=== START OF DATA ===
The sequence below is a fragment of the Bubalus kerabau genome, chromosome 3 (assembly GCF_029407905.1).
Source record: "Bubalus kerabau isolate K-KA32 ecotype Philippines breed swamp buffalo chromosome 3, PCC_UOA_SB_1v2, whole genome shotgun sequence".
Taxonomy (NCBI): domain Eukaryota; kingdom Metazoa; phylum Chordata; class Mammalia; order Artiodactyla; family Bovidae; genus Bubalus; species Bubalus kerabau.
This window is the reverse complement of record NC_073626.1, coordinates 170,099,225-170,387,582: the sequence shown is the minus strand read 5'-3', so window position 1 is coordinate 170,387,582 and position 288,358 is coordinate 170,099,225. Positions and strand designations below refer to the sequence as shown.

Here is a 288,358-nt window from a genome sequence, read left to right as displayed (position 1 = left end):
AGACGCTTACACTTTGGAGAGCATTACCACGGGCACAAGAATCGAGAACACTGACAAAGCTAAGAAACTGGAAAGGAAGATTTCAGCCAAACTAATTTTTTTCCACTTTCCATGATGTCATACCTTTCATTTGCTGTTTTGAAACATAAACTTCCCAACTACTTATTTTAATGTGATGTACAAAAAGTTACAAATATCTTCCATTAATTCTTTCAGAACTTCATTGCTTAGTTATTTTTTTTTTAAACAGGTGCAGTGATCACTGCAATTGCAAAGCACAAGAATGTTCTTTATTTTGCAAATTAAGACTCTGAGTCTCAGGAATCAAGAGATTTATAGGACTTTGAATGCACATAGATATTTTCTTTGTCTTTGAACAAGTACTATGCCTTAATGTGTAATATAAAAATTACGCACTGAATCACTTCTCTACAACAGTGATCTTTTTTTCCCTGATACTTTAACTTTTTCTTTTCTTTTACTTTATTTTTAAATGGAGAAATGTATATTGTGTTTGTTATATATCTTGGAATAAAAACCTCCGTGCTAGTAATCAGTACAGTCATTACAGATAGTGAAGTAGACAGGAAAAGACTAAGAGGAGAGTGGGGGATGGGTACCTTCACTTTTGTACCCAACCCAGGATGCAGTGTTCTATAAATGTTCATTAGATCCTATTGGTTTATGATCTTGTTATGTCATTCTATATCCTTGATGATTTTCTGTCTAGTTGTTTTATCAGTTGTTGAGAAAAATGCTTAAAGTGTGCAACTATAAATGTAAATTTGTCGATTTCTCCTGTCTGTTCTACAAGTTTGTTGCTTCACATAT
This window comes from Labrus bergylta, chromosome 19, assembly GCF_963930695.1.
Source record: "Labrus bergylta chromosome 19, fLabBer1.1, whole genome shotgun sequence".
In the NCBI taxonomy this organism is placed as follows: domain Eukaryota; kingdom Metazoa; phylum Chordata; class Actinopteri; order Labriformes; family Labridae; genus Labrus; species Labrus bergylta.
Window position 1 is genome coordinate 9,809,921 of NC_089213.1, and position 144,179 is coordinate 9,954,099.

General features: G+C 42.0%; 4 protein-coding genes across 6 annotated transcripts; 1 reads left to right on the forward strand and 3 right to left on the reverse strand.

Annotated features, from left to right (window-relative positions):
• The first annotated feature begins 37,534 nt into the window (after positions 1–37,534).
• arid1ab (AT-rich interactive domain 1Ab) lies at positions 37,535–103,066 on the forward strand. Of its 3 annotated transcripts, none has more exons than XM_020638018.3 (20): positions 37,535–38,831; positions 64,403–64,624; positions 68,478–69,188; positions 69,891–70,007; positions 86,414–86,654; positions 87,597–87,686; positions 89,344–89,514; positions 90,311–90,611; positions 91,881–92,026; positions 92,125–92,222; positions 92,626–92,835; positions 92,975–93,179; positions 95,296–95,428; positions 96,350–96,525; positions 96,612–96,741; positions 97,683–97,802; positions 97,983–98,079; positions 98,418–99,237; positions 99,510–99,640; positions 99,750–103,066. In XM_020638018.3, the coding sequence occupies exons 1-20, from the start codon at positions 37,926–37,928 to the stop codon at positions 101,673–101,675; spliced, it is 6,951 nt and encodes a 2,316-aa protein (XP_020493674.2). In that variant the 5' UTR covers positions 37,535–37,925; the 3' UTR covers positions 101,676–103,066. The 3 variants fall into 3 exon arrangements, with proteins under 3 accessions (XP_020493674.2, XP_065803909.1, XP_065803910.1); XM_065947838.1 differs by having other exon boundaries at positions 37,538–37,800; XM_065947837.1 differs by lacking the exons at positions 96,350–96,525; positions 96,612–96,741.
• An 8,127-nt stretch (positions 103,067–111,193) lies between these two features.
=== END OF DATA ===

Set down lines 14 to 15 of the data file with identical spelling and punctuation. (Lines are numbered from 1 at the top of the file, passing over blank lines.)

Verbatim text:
• arid1ab (AT-rich interactive domain 1Ab) lies at positions 37,535–103,066 on the forward strand. Of its 3 annotated transcripts, none has more exons than XM_020638018.3 (20): positions 37,535–38,831; positions 64,403–64,624; positions 68,478–69,188; positions 69,891–70,007; positions 86,414–86,654; positions 87,597–87,686; positions 89,344–89,514; positions 90,311–90,611; positions 91,881–92,026; positions 92,125–92,222; positions 92,626–92,835; positions 92,975–93,179; positions 95,296–95,428; positions 96,350–96,525; positions 96,612–96,741; positions 97,683–97,802; positions 97,983–98,079; positions 98,418–99,237; positions 99,510–99,640; positions 99,750–103,066. In XM_020638018.3, the coding sequence occupies exons 1-20, from the start codon at positions 37,926–37,928 to the stop codon at positions 101,673–101,675; spliced, it is 6,951 nt and encodes a 2,316-aa protein (XP_020493674.2). In that variant the 5' UTR covers positions 37,535–37,925; the 3' UTR covers positions 101,676–103,066. The 3 variants fall into 3 exon arrangements, with proteins under 3 accessions (XP_020493674.2, XP_065803909.1, XP_065803910.1); XM_065947838.1 differs by having other exon boundaries at positions 37,538–37,800; XM_065947837.1 differs by lacking the exons at positions 96,350–96,525; positions 96,612–96,741.
• An 8,127-nt stretch (positions 103,067–111,193) lies between these two features.